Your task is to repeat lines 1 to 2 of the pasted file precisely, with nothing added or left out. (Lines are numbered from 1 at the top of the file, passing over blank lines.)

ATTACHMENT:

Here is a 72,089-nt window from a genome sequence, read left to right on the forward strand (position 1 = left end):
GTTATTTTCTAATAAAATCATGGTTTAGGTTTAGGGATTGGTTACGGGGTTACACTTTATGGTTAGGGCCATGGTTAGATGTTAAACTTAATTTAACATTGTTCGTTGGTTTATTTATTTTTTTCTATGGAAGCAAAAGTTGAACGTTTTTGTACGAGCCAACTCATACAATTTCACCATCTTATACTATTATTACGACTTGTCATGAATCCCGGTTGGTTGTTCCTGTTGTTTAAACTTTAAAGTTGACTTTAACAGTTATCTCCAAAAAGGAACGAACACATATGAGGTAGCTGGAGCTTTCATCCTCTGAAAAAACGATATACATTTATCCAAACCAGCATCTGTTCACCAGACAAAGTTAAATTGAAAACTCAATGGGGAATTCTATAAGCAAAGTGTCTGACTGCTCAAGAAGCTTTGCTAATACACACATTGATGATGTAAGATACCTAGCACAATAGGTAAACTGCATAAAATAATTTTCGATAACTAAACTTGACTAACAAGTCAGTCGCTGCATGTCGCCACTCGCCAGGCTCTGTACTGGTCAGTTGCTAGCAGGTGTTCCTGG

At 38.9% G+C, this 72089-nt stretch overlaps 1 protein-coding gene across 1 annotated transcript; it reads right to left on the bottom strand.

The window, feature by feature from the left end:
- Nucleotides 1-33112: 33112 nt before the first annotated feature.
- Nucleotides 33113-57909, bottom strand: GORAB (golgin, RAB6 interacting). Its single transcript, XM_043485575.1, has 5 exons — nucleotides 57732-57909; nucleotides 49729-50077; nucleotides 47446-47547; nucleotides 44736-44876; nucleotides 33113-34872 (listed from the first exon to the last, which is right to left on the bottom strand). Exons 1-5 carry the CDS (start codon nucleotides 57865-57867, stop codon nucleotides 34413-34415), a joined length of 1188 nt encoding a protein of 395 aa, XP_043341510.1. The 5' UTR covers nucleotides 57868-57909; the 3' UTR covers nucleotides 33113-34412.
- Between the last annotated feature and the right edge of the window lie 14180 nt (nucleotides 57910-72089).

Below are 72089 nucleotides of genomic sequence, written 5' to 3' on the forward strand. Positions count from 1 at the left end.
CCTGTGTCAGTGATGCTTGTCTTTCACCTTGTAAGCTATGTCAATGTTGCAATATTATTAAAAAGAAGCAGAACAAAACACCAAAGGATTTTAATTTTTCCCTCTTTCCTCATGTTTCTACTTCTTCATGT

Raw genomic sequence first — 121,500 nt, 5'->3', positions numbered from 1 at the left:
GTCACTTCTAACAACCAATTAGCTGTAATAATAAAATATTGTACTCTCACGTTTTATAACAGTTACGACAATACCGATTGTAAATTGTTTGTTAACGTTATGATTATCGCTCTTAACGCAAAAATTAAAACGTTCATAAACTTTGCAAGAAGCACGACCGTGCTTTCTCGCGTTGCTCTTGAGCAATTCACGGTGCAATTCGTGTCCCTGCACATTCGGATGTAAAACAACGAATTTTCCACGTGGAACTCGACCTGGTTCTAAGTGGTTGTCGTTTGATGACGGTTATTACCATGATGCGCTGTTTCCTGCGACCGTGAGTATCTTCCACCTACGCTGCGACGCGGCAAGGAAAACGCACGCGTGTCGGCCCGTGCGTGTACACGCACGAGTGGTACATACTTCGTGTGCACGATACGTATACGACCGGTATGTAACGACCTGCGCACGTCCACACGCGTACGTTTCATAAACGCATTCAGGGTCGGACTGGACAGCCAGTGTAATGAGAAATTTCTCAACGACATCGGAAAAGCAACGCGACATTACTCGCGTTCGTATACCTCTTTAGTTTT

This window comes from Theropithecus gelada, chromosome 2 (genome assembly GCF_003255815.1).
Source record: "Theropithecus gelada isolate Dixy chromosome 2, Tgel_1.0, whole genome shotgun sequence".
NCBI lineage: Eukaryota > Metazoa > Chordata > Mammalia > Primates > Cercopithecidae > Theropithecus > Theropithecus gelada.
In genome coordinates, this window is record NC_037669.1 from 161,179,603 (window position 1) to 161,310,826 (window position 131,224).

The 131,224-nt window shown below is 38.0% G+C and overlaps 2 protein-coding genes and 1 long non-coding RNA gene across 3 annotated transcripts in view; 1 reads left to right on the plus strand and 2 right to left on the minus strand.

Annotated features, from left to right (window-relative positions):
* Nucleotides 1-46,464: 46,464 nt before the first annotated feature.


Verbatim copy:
Here is a 72,089-nt window from a genome sequence, read left to right on the forward strand (position 1 = left end):
GTTATTTTCTAATAAAATCATGGTTTAGGTTTAGGGATTGGTTACGGGGTTACACTTTATGGTTAGGGCCATGGTTAGATGTTAAACTTAATTTAACATTGTTCGTTGGTTTATTTATTTTTTTCTATGGAAGCAAAAGTTGAACGTTTTTGTACGAGCCAACTCATACAATTTCACCATCTTATACTATTATTACGACTTGTCATGAATCCCGGTTGGTTGTTCCTGTTGTTTAAACTTTAAAGTTGACTTTAACAGTTATCTCCAAAAAGGAACGAACACATATGAGGTAGCTGGAGCTTTCATCCTCTGAAAAAACGATATACATTTATCCAAACCAGCATCTGTTCACCAGACAAAGTTAAATTGAAAACTCAATGGGGAATTCTATAAGCAAAGTGTCTGACTGCTCAAGAAGCTTTGCTAATACACACATTGATGATGTAAGATACCTAGCACAATAGGTAAACTGCATAAAATAATTTTCGATAACTAAACTTGACTAACAAGTCAGTCGCTGCATGTCGCCACTCGCCAGGCTCTGTACTGGTCAGTTGCTAGCAGGTGTTCCTGG